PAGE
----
Caragh Barry
University of California Santa Barbara
ORCID 0000-0002-0511-7211
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Gender and Translation Theory in Fiction: Andrés Neuman’s El viajero del siglo
Dedalus 26 (2022), pp. 223-243. Download PDF


By deliberately choosing a female-identified translator character as one of the protagonists, Argentine author Andrés Neuman in his award-winning novel El viajero del siglo (2009) [Traveler of the Century] engages with often-overlooked aspects of translation that are central to feminist translation theory and those who work with gender and translation. This article examines this phenomenon as seen in Neuman’s novel and focuses on the identity and portrayal of the character Sophie Gottlieb, who defies expectations set for translators in previous works of fiction. This unique portrayal of the translator-character through Sophie exemplifies three main trends in translation theory when explored through a gendered lens: the idea of translation as an expression of agency (Simon 1996; von Flotow 1997; Maier 1998); the metaphorics of translation and the concept of production versus reproduction (Chamberlain 2012; Godayol 2013); and translation as collaborative, creative, and transformative (Littau 2000). By choosing to create an aristocratic female character in what would become modern-day Germany in the nineteenth century, Neuman both shows how women historically gained a form of agency through translation as well as defies previous expectations for what topics a translator character could be used to explore.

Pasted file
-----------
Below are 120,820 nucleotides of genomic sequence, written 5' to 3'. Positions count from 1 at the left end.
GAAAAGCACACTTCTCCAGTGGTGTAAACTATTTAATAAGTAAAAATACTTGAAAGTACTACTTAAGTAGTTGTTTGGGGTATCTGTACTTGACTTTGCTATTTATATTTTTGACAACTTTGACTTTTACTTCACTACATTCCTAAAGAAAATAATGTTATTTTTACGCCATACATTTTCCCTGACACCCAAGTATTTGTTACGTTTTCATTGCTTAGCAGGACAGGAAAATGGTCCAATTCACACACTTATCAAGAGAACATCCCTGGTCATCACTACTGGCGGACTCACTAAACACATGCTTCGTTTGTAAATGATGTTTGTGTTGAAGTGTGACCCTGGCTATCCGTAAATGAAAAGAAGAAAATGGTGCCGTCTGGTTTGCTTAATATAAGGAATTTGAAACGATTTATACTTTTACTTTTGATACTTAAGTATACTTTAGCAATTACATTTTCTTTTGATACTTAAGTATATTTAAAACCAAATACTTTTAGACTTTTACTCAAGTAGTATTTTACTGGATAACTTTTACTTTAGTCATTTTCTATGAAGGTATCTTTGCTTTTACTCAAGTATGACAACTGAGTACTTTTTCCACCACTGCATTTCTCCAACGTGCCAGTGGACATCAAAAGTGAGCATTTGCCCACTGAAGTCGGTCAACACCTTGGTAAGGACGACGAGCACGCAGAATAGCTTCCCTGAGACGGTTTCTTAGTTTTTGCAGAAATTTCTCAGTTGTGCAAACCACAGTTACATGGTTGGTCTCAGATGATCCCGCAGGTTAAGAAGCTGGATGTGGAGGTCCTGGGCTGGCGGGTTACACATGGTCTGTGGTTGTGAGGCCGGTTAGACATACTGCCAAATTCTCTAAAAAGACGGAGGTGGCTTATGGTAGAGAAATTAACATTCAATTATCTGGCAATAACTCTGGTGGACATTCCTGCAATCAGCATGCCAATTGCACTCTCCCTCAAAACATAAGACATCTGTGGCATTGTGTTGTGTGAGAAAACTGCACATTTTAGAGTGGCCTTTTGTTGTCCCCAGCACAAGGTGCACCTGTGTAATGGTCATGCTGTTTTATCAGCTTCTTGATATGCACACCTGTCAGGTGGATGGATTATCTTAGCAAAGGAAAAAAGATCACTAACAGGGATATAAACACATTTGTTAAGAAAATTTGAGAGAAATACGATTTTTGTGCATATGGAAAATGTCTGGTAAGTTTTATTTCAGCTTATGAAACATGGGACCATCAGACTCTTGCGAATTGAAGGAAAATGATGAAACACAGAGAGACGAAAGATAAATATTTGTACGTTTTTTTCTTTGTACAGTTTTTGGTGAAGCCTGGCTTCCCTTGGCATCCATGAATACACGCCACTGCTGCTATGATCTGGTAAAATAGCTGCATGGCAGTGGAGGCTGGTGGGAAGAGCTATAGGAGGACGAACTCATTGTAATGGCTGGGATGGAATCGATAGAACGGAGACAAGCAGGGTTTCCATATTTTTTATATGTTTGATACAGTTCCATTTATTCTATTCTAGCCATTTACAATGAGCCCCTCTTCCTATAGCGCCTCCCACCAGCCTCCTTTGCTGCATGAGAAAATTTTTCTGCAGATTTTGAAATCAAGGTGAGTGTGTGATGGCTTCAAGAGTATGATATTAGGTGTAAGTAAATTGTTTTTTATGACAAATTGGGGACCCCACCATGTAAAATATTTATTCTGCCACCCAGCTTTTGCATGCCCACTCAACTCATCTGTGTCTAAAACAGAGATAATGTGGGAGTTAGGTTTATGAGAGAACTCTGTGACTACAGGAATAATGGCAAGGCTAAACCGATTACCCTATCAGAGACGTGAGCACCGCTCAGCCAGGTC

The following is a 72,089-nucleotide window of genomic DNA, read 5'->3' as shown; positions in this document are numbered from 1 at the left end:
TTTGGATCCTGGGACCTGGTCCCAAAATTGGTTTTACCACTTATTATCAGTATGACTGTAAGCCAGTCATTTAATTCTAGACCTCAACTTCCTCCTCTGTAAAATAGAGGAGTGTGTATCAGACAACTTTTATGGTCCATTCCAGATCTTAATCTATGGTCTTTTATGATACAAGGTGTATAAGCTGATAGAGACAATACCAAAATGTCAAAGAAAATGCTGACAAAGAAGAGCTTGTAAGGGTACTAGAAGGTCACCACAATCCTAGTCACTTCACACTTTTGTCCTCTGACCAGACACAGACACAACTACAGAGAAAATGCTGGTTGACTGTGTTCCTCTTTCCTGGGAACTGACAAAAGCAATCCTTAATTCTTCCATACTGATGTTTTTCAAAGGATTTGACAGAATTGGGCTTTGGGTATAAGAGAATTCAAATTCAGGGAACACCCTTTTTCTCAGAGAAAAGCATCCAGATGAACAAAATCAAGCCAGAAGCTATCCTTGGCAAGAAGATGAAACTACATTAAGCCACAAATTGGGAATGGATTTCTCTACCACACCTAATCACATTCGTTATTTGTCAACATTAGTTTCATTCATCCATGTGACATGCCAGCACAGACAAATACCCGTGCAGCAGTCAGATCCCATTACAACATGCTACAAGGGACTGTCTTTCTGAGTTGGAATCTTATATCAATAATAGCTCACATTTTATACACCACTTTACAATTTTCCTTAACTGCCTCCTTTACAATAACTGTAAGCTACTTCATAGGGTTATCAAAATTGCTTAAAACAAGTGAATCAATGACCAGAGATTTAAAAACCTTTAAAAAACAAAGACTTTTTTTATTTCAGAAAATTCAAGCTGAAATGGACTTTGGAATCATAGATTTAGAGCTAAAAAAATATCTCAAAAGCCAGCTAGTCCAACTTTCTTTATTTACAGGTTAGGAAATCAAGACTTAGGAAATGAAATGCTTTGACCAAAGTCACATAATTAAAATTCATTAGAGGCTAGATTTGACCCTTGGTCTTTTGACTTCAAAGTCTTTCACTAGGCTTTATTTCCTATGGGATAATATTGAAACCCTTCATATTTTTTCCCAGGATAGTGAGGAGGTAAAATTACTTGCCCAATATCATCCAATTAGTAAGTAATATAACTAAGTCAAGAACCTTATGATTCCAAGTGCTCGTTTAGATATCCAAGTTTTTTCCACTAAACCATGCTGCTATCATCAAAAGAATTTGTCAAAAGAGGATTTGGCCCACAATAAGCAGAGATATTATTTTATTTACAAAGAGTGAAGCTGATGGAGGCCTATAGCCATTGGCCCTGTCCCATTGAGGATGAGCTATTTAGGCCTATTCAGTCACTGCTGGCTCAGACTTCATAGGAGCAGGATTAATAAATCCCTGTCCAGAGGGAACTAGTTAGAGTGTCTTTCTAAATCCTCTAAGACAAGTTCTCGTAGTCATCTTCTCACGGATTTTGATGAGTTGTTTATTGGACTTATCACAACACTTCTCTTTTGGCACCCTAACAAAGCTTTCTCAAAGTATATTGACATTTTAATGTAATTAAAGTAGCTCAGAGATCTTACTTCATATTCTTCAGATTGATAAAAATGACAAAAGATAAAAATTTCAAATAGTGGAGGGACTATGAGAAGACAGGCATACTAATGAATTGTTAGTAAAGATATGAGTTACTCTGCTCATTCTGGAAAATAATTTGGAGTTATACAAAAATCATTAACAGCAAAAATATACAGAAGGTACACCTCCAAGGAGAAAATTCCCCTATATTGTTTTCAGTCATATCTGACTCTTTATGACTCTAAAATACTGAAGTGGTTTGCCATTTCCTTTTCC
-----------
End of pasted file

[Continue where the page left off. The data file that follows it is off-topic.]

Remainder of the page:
Keywords: translation; fiction; gender; metaphors; agency